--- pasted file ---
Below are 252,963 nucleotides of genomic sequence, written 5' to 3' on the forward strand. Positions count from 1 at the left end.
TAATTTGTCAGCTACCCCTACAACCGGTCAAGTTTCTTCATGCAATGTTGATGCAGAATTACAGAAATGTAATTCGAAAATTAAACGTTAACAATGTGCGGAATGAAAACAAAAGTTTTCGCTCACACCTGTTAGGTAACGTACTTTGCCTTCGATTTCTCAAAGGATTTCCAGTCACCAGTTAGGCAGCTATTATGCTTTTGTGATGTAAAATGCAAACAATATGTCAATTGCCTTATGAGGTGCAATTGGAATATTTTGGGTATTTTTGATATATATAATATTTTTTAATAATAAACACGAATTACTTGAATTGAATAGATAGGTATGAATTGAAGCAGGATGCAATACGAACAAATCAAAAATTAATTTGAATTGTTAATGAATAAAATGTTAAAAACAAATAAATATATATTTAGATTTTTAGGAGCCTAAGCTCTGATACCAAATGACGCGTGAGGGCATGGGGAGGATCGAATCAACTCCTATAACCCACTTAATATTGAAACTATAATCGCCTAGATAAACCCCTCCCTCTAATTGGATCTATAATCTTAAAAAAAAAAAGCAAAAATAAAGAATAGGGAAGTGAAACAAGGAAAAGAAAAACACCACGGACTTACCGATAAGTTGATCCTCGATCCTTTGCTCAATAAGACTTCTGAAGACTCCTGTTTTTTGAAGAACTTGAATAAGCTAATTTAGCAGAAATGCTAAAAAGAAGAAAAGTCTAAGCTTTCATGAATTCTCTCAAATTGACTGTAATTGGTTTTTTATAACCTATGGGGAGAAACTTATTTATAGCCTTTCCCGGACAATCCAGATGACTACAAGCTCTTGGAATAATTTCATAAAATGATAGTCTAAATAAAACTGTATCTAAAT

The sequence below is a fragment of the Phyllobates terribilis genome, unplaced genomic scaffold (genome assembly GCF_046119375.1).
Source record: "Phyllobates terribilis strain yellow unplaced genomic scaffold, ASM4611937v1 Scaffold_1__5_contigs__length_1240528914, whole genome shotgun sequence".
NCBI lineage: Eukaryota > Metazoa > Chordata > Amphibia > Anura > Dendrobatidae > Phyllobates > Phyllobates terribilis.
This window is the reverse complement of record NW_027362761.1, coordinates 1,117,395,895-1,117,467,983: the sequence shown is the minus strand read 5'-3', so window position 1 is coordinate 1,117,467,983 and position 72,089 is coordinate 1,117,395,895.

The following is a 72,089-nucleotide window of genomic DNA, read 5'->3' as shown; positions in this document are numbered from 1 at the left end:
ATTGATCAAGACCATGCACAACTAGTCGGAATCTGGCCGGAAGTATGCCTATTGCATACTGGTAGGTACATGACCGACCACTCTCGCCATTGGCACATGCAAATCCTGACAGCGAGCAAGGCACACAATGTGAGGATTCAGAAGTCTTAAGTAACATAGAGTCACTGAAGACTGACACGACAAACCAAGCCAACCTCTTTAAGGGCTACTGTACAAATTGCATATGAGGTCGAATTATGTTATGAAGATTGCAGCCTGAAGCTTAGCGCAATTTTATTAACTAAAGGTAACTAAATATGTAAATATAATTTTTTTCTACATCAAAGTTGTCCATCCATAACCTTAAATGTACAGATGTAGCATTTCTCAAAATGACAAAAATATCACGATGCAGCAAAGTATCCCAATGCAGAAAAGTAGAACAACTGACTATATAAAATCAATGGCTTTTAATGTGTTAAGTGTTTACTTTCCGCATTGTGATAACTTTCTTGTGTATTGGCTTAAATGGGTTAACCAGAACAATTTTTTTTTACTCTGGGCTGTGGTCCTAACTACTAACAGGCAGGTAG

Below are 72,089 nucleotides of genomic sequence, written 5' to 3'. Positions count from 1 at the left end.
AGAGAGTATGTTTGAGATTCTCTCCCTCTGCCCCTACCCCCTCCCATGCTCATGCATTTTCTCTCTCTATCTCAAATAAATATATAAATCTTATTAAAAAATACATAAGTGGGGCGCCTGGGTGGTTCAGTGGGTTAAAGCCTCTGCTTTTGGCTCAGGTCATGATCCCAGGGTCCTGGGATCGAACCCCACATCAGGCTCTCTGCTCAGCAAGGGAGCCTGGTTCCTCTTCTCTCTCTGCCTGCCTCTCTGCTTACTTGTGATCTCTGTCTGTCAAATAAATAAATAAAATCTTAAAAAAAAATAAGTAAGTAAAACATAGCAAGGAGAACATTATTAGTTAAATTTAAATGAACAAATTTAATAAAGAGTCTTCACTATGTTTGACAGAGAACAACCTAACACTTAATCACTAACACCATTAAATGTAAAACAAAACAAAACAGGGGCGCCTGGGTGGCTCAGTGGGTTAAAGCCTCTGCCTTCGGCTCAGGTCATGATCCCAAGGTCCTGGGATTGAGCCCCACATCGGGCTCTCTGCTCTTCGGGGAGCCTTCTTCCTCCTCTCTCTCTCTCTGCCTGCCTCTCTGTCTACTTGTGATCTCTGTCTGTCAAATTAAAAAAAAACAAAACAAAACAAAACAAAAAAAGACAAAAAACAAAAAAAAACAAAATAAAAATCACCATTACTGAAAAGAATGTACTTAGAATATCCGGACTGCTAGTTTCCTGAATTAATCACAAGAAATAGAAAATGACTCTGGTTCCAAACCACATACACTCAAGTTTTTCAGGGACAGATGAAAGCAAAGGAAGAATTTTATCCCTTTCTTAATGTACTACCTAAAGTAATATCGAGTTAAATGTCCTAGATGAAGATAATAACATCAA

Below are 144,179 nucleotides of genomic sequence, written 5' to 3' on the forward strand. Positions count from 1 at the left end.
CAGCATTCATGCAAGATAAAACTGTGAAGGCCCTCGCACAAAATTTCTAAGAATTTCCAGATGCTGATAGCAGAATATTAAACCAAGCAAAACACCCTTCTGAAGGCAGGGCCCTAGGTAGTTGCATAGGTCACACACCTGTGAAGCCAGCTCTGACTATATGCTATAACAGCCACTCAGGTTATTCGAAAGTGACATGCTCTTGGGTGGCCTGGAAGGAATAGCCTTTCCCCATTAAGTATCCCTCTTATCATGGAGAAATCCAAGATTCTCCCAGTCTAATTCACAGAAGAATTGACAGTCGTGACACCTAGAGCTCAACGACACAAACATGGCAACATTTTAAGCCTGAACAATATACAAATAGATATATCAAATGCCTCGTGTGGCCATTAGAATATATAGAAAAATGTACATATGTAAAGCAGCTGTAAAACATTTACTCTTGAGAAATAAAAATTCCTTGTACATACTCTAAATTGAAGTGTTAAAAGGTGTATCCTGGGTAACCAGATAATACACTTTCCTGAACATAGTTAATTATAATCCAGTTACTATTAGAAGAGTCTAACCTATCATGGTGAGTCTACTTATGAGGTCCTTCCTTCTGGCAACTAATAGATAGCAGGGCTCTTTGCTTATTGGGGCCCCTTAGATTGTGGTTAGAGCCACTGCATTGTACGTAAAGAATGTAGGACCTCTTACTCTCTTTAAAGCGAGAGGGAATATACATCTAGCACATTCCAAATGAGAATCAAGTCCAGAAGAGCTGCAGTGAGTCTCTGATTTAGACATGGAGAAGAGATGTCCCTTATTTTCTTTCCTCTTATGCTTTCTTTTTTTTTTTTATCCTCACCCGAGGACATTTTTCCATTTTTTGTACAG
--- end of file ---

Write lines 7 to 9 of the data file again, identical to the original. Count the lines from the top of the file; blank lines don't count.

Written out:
The following is a 72,089-nucleotide window of genomic DNA, read 5'->3' as shown; positions in this document are numbered from 1 at the left end:
ATTGATCAAGACCATGCACAACTAGTCGGAATCTGGCCGGAAGTATGCCTATTGCATACTGGTAGGTACATGACCGACCACTCTCGCCATTGGCACATGCAAATCCTGACAGCGAGCAAGGCACACAATGTGAGGATTCAGAAGTCTTAAGTAACATAGAGTCACTGAAGACTGACACGACAAACCAAGCCAACCTCTTTAAGGGCTACTGTACAAATTGCATATGAGGTCGAATTATGTTATGAAGATTGCAGCCTGAAGCTTAGCGCAATTTTATTAACTAAAGGTAACTAAATATGTAAATATAATTTTTTTCTACATCAAAGTTGTCCATCCATAACCTTAAATGTACAGATGTAGCATTTCTCAAAATGACAAAAATATCACGATGCAGCAAAGTATCCCAATGCAGAAAAGTAGAACAACTGACTATATAAAATCAATGGCTTTTAATGTGTTAAGTGTTTACTTTCCGCATTGTGATAACTTTCTTGTGTATTGGCTTAAATGGGTTAACCAGAACAATTTTTTTTTACTCTGGGCTGTGGTCCTAACTACTAACAGGCAGGTAG

Below are 72,089 nucleotides of genomic sequence, written 5' to 3'. Positions count from 1 at the left end.